ARCS Foundation Atlanta Chapter held its annual meeting and luncheon on May 13 at the Piedmont Driving Club. The traditional close to the year began with Chapter President, Jane Dolinger, congratulating the 2014-2015 Board members on a job well done: “Each committee report illustrates once again how dynamic, productive, and successful our Chapter is at building support for outstanding scholars in science and technology.” The highlight of the event consisted of brief presentations by four of Atlanta Chapter’s current scholars, each representing a different academic partner.
Jessica Knight of Emory University, talked about her research on the long-term effects of congenital heart disease. Through the use of questionnaires with 600 families, she will track the effects of congenital heart disease on academic performance, behavior, quality of life, and self-esteem in children now 12-17 years old. To obtain a control group, parents will also fill out questionnaires about a healthy sibling of the affected child. Jessica has used her ARCS Foundation award to fund this study, which, in turn, has opened the door for additional grants.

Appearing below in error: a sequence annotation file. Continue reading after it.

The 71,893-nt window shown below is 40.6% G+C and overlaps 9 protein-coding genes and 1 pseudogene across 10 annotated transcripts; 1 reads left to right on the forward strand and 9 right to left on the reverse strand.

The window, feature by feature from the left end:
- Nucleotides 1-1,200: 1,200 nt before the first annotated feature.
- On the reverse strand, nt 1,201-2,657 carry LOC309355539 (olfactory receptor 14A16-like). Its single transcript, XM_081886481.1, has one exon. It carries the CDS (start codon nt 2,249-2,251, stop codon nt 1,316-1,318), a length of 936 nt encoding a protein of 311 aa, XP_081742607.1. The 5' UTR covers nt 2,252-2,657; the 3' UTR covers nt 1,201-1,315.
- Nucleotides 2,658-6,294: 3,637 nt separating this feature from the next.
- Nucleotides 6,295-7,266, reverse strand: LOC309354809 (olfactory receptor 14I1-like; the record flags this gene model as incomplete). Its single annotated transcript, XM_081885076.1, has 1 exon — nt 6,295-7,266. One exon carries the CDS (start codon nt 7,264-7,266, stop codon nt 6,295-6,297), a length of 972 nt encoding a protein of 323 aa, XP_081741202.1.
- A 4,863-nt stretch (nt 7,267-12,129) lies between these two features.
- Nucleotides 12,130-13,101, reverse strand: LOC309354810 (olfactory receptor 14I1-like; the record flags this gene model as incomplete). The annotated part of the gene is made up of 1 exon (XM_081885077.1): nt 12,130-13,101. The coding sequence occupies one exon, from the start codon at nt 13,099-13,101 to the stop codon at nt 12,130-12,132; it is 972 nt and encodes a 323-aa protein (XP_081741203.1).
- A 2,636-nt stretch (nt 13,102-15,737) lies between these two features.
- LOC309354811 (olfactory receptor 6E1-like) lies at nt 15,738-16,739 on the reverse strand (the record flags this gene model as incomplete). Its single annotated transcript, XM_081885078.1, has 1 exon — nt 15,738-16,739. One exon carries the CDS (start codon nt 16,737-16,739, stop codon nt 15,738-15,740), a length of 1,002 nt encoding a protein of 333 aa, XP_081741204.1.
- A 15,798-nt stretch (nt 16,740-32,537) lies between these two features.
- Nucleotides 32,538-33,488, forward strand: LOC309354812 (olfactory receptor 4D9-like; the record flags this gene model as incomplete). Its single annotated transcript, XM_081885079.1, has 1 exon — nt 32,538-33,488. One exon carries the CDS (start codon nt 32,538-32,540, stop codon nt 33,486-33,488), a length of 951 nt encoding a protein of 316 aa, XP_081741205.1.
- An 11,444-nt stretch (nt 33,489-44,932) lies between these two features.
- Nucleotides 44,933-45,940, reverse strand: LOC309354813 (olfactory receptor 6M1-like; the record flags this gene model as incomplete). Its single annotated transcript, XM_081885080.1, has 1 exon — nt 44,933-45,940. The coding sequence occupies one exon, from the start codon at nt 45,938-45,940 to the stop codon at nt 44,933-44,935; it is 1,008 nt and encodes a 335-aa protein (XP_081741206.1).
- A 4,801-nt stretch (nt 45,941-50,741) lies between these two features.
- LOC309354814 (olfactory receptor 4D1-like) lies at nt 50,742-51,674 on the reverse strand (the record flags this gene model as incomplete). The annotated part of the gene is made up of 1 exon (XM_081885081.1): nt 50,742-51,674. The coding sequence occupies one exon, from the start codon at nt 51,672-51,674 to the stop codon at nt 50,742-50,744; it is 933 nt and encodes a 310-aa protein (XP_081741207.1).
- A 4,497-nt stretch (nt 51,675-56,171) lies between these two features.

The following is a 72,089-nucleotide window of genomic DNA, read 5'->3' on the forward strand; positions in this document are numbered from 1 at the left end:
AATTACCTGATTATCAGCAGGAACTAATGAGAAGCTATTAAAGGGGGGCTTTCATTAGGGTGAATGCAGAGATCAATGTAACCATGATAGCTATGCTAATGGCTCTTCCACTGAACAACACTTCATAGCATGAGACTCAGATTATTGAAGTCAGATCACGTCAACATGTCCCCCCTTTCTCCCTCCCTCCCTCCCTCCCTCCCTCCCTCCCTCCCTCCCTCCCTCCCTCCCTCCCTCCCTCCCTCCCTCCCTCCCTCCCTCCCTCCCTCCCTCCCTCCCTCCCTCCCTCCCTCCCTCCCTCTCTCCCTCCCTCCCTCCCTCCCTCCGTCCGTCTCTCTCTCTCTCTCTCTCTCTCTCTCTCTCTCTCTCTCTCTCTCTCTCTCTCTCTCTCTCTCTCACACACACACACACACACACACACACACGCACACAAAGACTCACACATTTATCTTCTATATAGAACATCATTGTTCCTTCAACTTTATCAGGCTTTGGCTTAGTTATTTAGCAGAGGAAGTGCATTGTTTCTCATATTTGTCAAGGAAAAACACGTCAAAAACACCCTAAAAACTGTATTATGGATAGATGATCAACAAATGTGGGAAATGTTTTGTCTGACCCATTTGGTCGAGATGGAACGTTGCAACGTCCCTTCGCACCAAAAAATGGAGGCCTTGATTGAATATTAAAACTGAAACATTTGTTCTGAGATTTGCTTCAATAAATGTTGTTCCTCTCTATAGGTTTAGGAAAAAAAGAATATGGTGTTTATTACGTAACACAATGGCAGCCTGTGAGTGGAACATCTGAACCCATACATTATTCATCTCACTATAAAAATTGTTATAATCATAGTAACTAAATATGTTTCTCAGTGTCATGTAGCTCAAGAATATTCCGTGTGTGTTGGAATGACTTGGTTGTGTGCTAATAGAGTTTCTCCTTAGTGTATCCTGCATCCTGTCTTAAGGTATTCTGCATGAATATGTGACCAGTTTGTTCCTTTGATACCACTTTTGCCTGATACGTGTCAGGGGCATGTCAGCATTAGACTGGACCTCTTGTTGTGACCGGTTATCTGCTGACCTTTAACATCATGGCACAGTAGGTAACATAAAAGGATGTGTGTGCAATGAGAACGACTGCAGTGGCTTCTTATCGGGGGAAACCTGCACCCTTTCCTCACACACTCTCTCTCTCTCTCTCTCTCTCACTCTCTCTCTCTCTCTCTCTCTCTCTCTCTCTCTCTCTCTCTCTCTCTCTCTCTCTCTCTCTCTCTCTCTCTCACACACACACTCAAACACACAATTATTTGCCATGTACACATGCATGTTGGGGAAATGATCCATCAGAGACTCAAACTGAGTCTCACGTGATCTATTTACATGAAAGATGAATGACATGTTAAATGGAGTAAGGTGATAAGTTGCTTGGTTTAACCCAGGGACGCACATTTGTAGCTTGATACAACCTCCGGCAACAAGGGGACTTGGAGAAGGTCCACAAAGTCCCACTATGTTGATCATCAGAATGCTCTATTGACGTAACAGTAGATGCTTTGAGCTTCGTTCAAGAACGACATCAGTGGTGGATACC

Temi Olubanjo, a fourth year electrical engineering student at Georgia Tech, reported on her work toward developing of a piece of “wearable technology,” a necklace with sensors that record the actions of chewing and swallowing. It is hoped that this device will be able to estimate the amount and texture of food being consumed to assist in reaching a healthy balance between energy intake and expenditure.
Steven Summers, a chemistry major who graduates from Morehouse College this year, described a summer research project which focused on a peptide hormone known to regulate body weight and appetite, and play a role in the regulation of autonomic physiological activities that control blood pressure.
Finally, Farah Samli, a first year ARCS scholar studying infectious disease at the University of Georgia, has focused her research on vaccines. She and her colleagues combine vaccines with an inert peptide called vacSIM. After injection, vacSIM forms a porous matrix around the vaccine, which allows the vaccine to egress slowly over time and generate a better immune response. To lean more, please view Farah’s TEDxUGA talk.